A JOURNAL is a periodical that:
- publishes articles, essays, or research papers
- has content subject to a peer-review process
- includes bibliography and detailed footnotes or endnotes.
What is the peer-review process?
- before any article is published, it must be read and approved by a board of scholars who decide whether it is worthy of being included in a scholarly journal
What is the benefit of peer-review?
- to advance scholarship or critical dialogue in a field of study for academic audience
- to share results of research studies
- to provide a forum for researchers to comment or critique other research studies
- to access information that is not only the research of an individual author, but also incorporates the knowledge of a board of advisors, so the article is a more dialogic form of publishing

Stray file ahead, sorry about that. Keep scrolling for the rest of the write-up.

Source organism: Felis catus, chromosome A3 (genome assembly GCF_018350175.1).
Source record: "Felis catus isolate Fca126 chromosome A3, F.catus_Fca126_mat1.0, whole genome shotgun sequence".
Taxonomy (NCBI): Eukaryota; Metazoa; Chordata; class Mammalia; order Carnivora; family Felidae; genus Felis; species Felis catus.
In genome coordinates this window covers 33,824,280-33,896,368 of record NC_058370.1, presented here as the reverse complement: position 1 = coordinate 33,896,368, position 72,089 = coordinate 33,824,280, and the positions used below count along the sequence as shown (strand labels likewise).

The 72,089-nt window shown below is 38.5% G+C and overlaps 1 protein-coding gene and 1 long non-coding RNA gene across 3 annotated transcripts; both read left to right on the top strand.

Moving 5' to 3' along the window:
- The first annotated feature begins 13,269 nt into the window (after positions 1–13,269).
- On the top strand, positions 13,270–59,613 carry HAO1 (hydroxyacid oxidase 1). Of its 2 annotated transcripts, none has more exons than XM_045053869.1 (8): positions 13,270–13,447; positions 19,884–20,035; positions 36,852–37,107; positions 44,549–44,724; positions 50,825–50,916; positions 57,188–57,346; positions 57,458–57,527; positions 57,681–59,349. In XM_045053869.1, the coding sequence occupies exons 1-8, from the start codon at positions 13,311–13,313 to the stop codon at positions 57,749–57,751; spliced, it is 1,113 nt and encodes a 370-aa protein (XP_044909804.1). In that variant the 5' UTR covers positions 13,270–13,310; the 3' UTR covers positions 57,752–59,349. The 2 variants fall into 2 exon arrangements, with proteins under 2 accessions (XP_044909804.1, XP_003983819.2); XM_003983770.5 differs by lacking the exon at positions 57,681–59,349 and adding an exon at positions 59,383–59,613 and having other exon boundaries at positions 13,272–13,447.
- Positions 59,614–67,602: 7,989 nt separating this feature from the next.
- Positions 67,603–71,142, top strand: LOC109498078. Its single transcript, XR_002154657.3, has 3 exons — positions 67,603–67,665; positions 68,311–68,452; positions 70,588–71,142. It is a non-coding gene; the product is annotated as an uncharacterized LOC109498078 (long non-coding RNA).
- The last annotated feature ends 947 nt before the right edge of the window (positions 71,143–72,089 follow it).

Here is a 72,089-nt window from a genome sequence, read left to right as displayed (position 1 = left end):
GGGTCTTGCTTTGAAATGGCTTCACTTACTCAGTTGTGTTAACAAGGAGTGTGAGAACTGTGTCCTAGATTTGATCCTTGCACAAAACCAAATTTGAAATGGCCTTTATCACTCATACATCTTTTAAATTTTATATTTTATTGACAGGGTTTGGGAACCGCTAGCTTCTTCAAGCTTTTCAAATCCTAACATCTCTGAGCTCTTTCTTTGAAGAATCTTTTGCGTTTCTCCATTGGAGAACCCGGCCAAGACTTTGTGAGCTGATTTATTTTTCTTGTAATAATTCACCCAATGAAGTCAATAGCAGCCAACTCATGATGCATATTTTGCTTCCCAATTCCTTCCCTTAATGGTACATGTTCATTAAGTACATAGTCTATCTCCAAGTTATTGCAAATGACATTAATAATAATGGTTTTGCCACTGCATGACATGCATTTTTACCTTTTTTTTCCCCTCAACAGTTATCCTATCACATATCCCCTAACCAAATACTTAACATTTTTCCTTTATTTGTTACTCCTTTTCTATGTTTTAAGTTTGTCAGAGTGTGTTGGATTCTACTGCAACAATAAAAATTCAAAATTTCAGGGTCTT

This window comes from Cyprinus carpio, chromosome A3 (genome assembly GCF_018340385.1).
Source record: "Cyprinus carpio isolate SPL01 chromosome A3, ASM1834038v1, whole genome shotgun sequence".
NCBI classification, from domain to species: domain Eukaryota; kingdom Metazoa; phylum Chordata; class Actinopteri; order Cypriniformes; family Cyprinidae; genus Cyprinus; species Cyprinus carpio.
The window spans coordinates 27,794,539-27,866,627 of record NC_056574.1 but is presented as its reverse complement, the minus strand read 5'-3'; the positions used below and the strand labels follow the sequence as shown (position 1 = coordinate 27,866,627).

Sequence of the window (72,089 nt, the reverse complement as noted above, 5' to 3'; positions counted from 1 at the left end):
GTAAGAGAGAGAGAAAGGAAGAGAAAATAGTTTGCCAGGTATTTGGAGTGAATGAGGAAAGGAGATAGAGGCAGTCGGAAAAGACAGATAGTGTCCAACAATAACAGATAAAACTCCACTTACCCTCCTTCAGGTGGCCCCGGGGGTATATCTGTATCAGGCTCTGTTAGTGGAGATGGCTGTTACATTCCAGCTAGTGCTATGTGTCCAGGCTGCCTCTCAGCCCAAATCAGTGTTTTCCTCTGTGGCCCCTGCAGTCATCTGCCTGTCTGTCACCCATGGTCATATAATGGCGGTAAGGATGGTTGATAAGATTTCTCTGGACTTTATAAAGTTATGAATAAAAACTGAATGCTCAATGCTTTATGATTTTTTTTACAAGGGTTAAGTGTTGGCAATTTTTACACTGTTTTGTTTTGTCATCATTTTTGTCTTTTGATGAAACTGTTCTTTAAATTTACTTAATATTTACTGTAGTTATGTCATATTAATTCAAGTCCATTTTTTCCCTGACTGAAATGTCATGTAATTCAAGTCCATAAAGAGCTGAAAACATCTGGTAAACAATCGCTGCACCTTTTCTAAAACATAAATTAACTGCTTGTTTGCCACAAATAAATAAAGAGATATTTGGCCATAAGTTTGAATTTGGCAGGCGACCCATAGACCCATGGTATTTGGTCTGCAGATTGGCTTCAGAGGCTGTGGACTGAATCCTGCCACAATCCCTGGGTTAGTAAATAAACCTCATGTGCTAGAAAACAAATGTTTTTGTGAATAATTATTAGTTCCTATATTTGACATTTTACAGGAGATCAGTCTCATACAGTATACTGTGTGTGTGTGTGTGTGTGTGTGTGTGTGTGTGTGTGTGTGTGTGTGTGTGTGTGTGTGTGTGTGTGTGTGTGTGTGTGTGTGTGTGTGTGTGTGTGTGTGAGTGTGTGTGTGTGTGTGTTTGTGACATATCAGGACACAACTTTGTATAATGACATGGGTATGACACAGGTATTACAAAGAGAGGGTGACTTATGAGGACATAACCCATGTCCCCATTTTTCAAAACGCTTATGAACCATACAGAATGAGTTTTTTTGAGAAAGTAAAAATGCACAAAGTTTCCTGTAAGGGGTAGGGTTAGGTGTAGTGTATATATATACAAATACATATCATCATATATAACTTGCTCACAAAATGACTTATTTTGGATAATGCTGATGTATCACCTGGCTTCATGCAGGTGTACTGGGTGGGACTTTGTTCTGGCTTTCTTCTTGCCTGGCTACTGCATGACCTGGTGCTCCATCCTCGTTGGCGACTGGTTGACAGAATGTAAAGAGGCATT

Who maintains the peer-review process?
- academic researchers and scholars
- universities, academic organizations or scholarly presses:
How do I know if a journal is peer-reviewed?
Check the first few pages of the periodical to see:
- if it is published by a university or academic organization OR
- if a there is an advisory board listed OR
- if the submission guidelines for articles describe the peer-review process OR
- ask a librarian or a faculty member
For examples of how to evaluate a periodical for peer-review, see examples from: